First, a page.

(EnergyAsia, June 5, Thursday) — In a damning report entitled “False Hope”, environmental group Greenpeace has described carbon capture and storage (CCS) as a ‘scam’ operating on an unproven technology.
Instead of pumping money into this false solution, the report said policymakers should invest in sustainable energy solutions to stop the climate crisis.
It said the CSS proposal to capture the global warming gas carbon dioxide (CO2) from power station smokestacks and then dumping it underground is still on the drawing board.
However, coal and power companies are exploiting the notion of so-called ‘capture ready’ power plants to justify building new coal-fired power stations with no guarantee that CCS would ever be retrofitted to capture CO2.
“Carbon capture and storage is a scam. It is the ultimate coal industry pipe dream,” said author Emily Rochon, a climate and energy campaigner at Greenpeace International. “It is insanity verging on criminal negligence to pass up clean energy and instead pin hopes on an unproven technology. Governments and businesses need to reduce their emissions, not search for excuses for continuing to burn coal.”
Fraught with uncertainties over practicality and cost, she said CCS technology is not expected to be technically feasible before 2030 at best. If it ever matures, CCS will therefore arrive on the scene too late to play a role in combating climate change over the crucial next few years, or even decades.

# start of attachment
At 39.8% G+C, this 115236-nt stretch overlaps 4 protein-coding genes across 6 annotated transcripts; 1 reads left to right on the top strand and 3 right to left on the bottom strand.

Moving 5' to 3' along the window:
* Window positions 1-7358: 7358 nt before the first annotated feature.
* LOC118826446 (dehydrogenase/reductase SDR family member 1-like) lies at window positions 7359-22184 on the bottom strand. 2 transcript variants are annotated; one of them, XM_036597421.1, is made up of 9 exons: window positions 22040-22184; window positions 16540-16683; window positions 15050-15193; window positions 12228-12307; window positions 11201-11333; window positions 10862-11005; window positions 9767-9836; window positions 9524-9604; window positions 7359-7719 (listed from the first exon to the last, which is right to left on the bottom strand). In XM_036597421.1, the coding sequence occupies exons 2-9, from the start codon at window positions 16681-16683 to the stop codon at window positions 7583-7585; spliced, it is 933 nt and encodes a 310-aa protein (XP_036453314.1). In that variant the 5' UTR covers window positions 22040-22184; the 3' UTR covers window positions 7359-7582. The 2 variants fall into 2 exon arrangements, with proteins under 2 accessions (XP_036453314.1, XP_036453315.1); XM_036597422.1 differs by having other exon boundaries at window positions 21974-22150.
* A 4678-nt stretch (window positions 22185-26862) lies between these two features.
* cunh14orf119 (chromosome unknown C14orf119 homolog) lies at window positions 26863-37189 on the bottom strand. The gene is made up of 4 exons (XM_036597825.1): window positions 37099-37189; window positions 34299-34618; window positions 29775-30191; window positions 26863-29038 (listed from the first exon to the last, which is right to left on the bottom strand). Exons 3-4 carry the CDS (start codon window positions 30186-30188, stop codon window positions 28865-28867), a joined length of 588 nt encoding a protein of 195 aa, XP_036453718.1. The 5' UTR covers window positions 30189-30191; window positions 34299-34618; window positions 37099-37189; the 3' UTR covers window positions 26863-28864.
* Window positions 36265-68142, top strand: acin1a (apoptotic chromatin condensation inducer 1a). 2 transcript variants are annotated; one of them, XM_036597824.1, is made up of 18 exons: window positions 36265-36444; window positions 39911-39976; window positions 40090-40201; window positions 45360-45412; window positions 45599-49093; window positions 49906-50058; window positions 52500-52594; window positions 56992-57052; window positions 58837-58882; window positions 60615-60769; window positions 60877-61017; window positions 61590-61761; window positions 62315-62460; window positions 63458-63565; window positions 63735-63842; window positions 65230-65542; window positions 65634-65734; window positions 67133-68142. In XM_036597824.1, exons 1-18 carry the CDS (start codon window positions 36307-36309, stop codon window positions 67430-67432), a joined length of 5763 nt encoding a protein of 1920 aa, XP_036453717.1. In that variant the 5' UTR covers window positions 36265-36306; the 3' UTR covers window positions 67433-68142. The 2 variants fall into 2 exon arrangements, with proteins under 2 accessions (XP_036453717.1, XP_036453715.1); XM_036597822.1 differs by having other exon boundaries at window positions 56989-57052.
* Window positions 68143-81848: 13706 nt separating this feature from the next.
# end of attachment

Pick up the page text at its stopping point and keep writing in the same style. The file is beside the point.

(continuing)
The consensus among climate experts is that global greenhouse gas emissions must peak by 2015 and be at least halved by 2050.
Enthusiasm for CCS is reaching fever pitch among coal and oil advocates, who have lost the battle over whether climate change is a problem, according to Greenpeace.
Unable to look beyond the carbon economy, they are desperate to project CCS as the way to continue with ‘pollution-as-usual’.
The Greenpeace report points out that the technology has not been made to work on anything approaching the level needed for a full-scale power plant, and that no one has yet successfully combined the ‘capture’ with the ‘storage’ elements of the concept.
Among other shortcomings, the increased energy requirements of CCS would effectively wipe out the power plant efficiency gains of the last 50 years, Greenpeace said. For every four CCS-equipped coal-fired power plants, a fifth would be needed to make up the energy shortfall. CCS could also double plant costs and lead to electricity price hikes estimated between 21% and 91%.
Storing CO2 underground also carries significant risks, said Greenpeace. Long-term leakage rates as low as 1% could cancel out any climate benefit. The potential environmental impacts also open up entirely new issues of liability.